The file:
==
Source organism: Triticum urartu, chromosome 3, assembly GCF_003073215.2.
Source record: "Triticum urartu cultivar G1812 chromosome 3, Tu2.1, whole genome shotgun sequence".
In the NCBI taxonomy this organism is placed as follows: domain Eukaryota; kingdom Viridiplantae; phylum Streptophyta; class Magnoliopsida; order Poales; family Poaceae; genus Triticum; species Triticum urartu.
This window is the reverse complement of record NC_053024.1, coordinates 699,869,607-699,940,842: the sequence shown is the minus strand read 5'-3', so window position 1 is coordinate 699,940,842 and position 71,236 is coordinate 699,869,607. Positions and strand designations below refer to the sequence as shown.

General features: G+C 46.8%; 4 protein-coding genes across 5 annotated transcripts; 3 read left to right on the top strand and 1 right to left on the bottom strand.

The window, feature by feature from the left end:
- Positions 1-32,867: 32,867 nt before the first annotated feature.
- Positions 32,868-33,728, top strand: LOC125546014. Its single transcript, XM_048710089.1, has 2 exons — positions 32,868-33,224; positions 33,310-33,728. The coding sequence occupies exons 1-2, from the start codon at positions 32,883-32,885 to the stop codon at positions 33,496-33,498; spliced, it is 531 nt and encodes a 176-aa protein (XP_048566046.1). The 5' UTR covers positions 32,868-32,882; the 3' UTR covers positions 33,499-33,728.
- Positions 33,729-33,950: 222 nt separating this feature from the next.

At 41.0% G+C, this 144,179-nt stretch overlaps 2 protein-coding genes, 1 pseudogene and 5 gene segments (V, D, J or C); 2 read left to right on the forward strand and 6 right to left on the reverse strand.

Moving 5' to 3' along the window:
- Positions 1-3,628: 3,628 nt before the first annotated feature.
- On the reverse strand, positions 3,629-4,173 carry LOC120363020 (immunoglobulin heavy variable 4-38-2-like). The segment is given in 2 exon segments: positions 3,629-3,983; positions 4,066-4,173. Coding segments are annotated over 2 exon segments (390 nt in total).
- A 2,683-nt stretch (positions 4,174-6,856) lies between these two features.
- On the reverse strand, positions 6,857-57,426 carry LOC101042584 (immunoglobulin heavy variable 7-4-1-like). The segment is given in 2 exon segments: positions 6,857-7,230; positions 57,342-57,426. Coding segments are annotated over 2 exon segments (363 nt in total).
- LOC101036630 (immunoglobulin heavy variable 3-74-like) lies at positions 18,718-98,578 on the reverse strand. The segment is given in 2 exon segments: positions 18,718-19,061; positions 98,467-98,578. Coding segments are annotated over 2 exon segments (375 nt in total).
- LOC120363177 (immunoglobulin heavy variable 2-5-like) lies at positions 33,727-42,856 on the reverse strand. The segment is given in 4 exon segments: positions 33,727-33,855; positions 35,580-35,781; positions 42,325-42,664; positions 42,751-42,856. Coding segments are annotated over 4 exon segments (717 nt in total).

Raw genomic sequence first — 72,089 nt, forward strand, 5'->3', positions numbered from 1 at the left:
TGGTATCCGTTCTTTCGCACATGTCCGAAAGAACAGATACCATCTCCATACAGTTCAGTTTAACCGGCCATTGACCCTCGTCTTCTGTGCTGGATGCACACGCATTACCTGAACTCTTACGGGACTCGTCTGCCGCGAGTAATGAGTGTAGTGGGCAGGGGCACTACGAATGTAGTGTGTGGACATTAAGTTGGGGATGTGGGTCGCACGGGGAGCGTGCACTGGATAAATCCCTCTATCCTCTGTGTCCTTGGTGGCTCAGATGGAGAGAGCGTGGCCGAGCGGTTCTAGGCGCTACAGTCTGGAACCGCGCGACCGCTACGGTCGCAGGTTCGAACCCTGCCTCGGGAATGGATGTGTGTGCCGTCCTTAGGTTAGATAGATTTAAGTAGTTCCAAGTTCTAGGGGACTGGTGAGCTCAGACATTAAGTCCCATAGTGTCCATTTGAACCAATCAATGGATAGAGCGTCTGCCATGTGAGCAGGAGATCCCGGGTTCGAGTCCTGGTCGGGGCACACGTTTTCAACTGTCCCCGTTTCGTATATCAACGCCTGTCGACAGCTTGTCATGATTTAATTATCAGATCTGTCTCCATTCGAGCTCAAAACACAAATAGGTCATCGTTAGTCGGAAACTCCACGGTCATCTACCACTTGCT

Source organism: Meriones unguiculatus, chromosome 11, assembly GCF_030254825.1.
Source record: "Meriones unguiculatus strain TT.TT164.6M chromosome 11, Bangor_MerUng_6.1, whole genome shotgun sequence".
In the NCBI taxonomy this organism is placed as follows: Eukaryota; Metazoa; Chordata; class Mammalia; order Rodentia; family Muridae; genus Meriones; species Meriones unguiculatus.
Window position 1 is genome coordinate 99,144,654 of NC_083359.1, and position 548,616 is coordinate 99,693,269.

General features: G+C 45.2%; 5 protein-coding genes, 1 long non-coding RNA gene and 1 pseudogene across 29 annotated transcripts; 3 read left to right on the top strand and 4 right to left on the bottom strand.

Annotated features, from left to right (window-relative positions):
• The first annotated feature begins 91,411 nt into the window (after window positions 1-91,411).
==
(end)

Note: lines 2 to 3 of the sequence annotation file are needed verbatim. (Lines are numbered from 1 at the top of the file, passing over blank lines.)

Source record: "Triticum urartu cultivar G1812 chromosome 3, Tu2.1, whole genome shotgun sequence".
In the NCBI taxonomy this organism is placed as follows: domain Eukaryota; kingdom Viridiplantae; phylum Streptophyta; class Magnoliopsida; order Poales; family Poaceae; genus Triticum; species Triticum urartu.